Posts Tagged 'movie industry'

File-sharing or attention-sharing? Implications of the hybrid economy

Abstract
This paper explores the economical and cultural implications of file-sharing on the creative industries. Through several case studies and perspectives on file-sharing, beneficial relationships between the file-sharing and the music-, movie- and games industry are revealed. In the so-called hybrid economy, sharing economies run parallel to commercial economies. This paper reveals that a part of the creative industries benefits from the hybrid economy, while another part struggles with it. This paper asserts that file-sharing attracts and generates valuable attention to digital media objects.

Everyone breathes
This paper explores the economical and cultural implications of file-sharing on the creative industries. While big media conglomerates are still waging war against copyright infringement, copying media has become as common as breathing (Lessig, 2008). Over the last couple of years popular file-sharing websites like The Pirate Bay are increasingly targeted by anti-piracy organizations. This does not seem to have a clear impact on the ongoing practice of downloading and uploading copyrighted material. Legislators are struggling with copyright law, as they intend to protect the financial compensation of cultural production and at the same time have to keep up with the common use of new media technologies. File-sharing, the downloading and uploading of especially music and movies and games through new media technologies, has become a common use of the internet. However, it still generally perceived as a criminal and illegal activity.

File-sharing is a widely debated topic and national governments are currently trying to find a solution to what seems to be a radical economical problem for the creative industries. In my view this radical problem should be nuanced by looking at the possible benefits of the use of peer-to-peer technologies. The common practice of online file-sharing creates both disadvantages and benefits for the creative industries. In the file-sharing debate the possible benefits must not be overlooked. The research question that therefore will be addressed in this paper is: What do the creative industries gain from file-sharing?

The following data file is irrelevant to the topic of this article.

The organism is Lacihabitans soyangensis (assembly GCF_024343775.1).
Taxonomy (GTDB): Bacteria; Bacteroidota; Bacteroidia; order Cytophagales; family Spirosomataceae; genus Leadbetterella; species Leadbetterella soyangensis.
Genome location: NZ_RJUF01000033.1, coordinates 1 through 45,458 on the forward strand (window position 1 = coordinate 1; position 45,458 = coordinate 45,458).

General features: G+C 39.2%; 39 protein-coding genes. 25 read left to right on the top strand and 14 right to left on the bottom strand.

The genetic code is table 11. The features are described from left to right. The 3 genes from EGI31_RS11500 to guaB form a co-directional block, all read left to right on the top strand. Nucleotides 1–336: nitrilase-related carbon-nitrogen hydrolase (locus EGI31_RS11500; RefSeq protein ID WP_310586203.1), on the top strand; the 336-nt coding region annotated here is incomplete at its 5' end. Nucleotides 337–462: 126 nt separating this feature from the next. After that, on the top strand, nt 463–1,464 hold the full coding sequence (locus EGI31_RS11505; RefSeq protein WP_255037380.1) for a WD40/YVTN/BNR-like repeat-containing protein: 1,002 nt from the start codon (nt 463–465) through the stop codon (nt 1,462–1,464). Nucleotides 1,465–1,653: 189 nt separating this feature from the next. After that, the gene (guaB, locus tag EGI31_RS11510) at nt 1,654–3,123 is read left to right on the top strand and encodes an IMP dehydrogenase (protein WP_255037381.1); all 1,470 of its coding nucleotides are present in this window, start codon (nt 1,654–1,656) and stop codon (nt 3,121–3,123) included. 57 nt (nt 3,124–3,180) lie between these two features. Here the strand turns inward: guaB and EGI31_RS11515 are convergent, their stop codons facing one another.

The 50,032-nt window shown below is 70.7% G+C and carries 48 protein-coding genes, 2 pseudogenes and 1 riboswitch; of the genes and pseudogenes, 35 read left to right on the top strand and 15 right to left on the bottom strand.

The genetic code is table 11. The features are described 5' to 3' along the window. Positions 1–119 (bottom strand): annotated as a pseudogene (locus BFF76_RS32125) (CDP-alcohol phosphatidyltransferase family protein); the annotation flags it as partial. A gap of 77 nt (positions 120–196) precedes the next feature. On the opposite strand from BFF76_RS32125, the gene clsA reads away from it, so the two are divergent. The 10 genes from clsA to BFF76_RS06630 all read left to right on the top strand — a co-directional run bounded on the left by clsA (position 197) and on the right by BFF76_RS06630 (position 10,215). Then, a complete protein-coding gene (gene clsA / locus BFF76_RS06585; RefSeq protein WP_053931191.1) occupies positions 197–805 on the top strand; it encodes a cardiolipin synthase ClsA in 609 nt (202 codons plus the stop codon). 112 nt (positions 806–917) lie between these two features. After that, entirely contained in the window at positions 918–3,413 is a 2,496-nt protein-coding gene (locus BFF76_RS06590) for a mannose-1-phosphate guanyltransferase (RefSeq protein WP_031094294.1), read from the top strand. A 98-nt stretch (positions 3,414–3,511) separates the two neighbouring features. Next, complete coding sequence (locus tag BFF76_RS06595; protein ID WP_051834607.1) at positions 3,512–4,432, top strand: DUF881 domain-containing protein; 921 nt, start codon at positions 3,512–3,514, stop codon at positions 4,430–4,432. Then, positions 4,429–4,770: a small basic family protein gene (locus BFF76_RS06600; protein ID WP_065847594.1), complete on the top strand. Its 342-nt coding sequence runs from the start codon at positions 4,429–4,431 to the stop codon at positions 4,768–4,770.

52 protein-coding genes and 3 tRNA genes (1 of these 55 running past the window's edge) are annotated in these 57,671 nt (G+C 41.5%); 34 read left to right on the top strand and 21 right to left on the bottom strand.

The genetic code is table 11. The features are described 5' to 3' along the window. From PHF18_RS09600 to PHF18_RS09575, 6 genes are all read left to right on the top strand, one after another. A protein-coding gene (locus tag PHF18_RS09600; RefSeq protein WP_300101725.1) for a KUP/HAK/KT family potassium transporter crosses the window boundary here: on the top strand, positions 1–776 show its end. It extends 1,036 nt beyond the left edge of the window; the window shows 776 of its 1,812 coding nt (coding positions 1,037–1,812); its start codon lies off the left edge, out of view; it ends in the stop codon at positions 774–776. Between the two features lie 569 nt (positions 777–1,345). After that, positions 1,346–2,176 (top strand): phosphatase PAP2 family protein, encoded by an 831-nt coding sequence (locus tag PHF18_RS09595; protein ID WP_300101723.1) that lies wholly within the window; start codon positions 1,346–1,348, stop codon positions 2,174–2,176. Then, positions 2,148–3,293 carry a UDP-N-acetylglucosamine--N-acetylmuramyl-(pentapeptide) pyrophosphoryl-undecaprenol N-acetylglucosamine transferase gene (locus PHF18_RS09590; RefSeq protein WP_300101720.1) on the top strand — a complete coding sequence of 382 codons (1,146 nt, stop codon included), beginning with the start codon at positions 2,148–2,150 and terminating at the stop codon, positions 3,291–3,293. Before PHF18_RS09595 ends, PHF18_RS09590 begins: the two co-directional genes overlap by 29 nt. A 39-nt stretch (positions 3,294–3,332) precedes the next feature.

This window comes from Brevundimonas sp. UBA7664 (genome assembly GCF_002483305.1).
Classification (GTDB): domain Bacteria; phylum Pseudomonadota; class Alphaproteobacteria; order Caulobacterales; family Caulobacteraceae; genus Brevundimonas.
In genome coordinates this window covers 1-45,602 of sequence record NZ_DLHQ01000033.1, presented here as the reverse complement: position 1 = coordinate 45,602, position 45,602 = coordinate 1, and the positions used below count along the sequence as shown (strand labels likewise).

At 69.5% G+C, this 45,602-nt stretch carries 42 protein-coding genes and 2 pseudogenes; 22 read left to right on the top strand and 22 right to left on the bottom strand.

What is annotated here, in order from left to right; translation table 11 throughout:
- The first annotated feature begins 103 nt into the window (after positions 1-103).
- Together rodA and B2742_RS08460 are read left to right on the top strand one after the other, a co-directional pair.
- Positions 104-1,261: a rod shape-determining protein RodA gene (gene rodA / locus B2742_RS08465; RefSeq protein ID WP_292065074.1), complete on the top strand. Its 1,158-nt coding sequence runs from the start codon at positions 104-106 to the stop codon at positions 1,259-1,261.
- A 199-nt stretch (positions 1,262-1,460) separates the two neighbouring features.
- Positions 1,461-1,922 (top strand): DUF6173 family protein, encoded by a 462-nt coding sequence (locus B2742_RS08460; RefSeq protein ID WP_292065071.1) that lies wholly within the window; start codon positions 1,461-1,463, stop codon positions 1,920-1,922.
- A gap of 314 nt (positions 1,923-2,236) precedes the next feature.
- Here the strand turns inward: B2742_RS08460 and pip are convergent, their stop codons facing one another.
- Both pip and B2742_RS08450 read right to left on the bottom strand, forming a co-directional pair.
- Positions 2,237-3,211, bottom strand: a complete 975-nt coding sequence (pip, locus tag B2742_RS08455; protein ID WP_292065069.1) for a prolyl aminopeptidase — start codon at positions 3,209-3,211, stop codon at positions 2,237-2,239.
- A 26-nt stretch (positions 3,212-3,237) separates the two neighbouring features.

Throughout this paper, several contemporary file-sharing platforms will serve as case studies to discuss several perspectives on file-sharing: Bittorrent website Mininova.org, file-sharing blog Rlslog.net and movie distribution service VODO.net. Three sectors of the creative industries, that are known to be affected by file-sharing, will be dealt with: the music-, movie- and games industry. By discussing each industry the following question will be answered: what are the economical and cultural implications of file-sharing on the industry?

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Abstract

This paper explores the economical and cultural implications of file-sharing on the creative industries. Through several case studies and perspectives on file-sharing, beneficial relationships between the file-sharing and the music-, movie- and games industry are revealed. In the so-called hybrid economy, sharing economies run parallel to commercial economies. This paper reveals that a part of the creative industries benefits from the hybrid economy, while another part struggles with it. This paper asserts that file-sharing attracts and generates valuable attention to digital media objects.

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About Me

Marc Stumpel is a new media researcher, blogger and producer.

He holds a MA degree in New Media and Culture from the University of Amsterdam (2009-2010).

His main research interest is the antagonism within the political and economic dimensions of digital culture, especially in relation to social media.

Being a privacy/user-control advocate, he is concerned with the development of alternative social networking spaces and techniques. He is involved in the FB Resistance project and has written his master’s dissertation the Politics of Social Media, focussing on control and resistance in relation to Facebook.

He also holds the degree: Bachelor of Communication & Multimedia Design, Business & Organization Interactive Media at the Hogeschool van Amsterdam, specialization project management (2005-2009).

Marc is also a musician and producer under the alias of Zuurstof.

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